We’ve all heard of a honeymoon. It’s the classic traditional holiday that a couple takes straight after they’ve said “I do” to enjoy some sunshine (or snow) together and celebrate the beginning of the rest of their lives. But recently, more couples have been choosing to take ‘solo-moons’ following their nuptials, with the concept having almost 1500 mentions on Instagram in recent months.
What is a solo-moon, and why are they so popular?
A solo-moon is where couples decide to opt out of the free champagne, flowers and honeymoon suites that often accompany a traditional honeymoon, and instead go for independent adventures (whether in different countries, different cities or at different times) after they’re married. Couples are choosing to do this as a way to dramatically assert their separate identities, and ‘start as they intend to continue’ in terms of maintaining their independence within their marriage.
Couples are also considering solo-moons as a way to maintain flexibility with work schedules, as it can often be difficult for couples to get time off from work at the same time to enjoy a honeymoon together.
How solo-moons can make weddings simpler?
It eases the financial burden
You may think that taking two separate holidays after your wedding would be much more expensive, given that everything essentially has to be paid for twice. However, it could actually work out to be the same price (obviously depending on the destinations you each choose). Two separate trips could even work out to be less if we assume that solo travellers will be less focussed on luxury accommodation and experiences.
This is because, if you’re off venturing by yourself, you may be more inclined to stay at hostels or affordable hotels, visit old friends and couch surf or grab quick (yet delicious) street food meals.
It takes the stress out of planning and admin
Although we’d like to think that the burden of planning a wedding is always equally shared between parties, more often than not it can end up falling on one particular person’s shoulders. Deciding to take individual solo-moons halves the burden of honeymoon planning, as each person will be responsible for creating their own solo adventure.
You can get excited about pursuing your own passions and interests
Solo-moons are gaining popularity as it provides couples with an opportunity to explore their different interests and passions. For example, the new bride may feel like lounging on a beach in Thailand after the many months of stressful planning and organising that often come with having a wedding, whereas the groom may feel like hitting the slopes of Austria or Switzerland, indulging his love of skiing or snowboarding. One couple from Ireland who indulged in a solo-moon reported feeling excited to get back to their home country to see their loved one and share their stories of adventure.
Tips to find a solo-moon
Communicating your intentions to go solo with your partner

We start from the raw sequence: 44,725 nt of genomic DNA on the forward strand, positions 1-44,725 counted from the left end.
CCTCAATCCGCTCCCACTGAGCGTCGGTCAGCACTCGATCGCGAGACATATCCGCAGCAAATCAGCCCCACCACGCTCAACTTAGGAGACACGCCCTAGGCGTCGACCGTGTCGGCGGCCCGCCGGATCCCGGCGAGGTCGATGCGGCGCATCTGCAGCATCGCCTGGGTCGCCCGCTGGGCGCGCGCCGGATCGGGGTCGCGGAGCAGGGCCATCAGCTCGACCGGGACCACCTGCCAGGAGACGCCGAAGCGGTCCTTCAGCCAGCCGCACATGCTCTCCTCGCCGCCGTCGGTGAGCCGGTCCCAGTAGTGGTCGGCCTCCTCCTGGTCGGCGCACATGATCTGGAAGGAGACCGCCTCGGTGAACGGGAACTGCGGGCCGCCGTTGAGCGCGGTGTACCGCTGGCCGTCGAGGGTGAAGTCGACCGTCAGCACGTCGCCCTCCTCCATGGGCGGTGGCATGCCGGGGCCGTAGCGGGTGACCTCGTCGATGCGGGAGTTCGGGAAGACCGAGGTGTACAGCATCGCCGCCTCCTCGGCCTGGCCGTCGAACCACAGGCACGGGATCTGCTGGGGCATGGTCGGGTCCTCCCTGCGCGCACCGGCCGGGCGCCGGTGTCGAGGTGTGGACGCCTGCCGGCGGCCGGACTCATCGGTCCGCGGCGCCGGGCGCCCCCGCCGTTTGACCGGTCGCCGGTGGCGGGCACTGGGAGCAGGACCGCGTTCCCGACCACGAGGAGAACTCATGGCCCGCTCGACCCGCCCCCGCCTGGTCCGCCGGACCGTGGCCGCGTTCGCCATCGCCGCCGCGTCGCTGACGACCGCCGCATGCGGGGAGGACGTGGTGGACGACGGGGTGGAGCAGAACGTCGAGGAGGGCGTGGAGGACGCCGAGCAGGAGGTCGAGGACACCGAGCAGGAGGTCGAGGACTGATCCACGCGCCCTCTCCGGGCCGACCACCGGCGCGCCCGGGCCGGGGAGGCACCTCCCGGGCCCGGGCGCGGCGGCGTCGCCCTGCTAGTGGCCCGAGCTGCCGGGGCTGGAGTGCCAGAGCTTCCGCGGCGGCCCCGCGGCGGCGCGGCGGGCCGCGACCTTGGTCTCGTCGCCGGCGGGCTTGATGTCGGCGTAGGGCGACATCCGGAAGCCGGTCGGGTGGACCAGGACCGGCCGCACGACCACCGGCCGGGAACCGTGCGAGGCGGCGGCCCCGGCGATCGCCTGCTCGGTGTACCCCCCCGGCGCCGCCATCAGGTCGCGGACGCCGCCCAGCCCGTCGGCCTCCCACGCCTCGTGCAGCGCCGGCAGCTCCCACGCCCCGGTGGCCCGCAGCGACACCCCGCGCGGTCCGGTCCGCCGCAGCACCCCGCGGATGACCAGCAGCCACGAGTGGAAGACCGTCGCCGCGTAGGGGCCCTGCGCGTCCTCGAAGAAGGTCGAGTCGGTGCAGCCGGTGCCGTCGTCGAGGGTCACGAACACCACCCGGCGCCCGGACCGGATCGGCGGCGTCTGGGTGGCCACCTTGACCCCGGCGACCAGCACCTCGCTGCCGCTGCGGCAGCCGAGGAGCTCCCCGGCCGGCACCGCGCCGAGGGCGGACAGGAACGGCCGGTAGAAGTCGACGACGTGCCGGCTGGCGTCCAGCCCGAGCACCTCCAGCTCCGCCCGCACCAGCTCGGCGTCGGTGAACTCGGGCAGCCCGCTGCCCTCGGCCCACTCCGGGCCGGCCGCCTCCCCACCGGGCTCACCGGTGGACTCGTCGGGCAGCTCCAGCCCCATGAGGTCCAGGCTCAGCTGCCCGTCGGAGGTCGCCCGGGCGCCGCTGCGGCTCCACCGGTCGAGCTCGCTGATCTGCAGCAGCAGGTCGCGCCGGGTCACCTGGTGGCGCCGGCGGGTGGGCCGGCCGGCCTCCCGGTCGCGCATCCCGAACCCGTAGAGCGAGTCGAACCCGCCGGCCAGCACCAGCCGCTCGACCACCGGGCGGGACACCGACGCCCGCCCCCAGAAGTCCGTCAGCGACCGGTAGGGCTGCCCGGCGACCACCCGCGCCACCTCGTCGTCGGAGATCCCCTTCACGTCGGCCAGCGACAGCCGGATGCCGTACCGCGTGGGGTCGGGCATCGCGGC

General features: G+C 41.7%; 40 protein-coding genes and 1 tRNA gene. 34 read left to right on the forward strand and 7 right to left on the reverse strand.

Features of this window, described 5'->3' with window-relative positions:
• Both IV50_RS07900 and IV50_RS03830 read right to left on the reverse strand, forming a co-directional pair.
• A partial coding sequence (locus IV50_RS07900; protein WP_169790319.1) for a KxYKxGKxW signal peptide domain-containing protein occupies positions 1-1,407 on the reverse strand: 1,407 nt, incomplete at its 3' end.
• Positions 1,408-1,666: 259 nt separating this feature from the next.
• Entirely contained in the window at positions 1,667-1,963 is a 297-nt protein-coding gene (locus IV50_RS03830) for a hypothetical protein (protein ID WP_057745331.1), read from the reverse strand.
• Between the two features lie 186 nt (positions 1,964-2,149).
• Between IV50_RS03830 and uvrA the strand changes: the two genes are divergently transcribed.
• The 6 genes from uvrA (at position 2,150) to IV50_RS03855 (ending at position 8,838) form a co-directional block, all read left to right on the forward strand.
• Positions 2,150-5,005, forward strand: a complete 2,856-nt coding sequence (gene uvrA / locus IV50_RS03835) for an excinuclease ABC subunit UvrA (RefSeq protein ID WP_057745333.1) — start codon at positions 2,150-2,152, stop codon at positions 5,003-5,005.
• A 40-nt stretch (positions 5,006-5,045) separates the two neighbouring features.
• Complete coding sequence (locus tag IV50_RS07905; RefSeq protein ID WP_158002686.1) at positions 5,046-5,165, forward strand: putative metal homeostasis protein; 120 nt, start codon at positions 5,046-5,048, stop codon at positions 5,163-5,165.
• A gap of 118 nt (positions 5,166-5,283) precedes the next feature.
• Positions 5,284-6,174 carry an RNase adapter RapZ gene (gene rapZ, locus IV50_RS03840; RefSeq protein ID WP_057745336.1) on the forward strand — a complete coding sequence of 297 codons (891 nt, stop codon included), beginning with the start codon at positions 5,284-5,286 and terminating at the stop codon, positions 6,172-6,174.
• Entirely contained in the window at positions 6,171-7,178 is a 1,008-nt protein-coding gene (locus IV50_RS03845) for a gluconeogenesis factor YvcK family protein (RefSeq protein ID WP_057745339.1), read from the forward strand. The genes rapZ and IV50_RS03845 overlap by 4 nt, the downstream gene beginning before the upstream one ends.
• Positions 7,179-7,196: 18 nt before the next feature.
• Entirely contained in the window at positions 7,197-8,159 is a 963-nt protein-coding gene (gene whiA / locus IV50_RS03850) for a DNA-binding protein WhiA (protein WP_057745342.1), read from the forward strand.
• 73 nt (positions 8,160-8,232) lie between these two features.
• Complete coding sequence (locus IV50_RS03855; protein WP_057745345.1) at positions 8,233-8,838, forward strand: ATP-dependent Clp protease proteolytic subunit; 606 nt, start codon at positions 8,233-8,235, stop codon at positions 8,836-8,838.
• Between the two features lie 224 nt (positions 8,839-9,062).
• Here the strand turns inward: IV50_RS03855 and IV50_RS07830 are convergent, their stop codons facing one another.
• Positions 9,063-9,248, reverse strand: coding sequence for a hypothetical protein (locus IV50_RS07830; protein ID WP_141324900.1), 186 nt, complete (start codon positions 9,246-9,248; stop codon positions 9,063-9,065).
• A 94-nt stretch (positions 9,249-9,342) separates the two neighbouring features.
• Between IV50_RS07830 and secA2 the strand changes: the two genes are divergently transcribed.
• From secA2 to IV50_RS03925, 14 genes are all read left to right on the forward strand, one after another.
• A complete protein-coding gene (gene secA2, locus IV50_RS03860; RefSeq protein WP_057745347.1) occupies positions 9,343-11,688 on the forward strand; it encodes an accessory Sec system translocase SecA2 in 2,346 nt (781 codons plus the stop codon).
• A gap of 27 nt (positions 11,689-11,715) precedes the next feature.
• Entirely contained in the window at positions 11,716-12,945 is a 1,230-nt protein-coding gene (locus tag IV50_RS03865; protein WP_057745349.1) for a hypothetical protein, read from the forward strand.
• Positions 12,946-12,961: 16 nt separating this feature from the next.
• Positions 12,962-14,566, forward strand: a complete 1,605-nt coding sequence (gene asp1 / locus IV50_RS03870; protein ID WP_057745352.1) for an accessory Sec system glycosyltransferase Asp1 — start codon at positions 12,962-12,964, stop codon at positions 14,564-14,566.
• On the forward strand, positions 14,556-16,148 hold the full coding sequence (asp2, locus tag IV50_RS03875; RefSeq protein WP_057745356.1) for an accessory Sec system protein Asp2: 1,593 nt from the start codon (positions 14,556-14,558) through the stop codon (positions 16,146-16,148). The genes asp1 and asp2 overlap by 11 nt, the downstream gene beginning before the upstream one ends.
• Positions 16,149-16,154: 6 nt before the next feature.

Women are actually the ones leading the way with solo travel, with a recent survey showing that 72 percent of women are likely to travel alone. Solo travel was once viewed as a pretty risky activity for females, however, improvements in accessibility, safety and a growing global community of inspiration and support have opened up the floodgates.
If you’re getting married and are considering the option of a solo-moon, gently introduce the subject with your fiance first. Explain to them the benefits and the types of destinations you’d have in mind, so you can first gauge whether it’s something they might potentially be interested in.
Do your research and shop around
Technology has played an enormous role in giving people the opportunity to compare loads of different accommodation and travel options to give themselves the chance of finding the best deal.
If you’re having trouble deciding where to go on your solo-moon, then think about places that you’ve always wanted to visit (or experiences you’ve always wanted to have) that are fairly individual to you and that your partner may not enjoy. After all, if you’re both in the mood for a tropical beach holiday, you may as well both go to Bora Bora!
Always wanted to see the Northern Lights but your partner hates the cold? Is your partner obsessed with the Egyptian pyramids but you’re not fussed? Take advantage of the opportunity to go your separate ways for a while and come up with some creative ideas.
Find smart ways to stay safe
Travelling solo can be daunting, especially if you don’t have that much experience with it and you’ve usually travelled in groups. However, there are lots of things you can do to boost the safety factor of your solo adventure.
- Let someone know your itinerary
- Keep in contact with your partner (obviously!)
- Watch your drinks when at restaurants or bars
- Try to learn some of the language of the country you’re visiting
- Research your destination beforehand
- Keep your cash in multiple locations
- Arrive in new cities during daylight
- Have a secure cross-body bag for your passport and cash
Rhojan Viloria is an avid writer from Western Sydney with a keen interest in learning more about the world through travel. He spends his extra time catching up on all the latest forms of popular entertainment including TV, Movies, and Music. To find out more about Rhojan Viloria, check out his website here!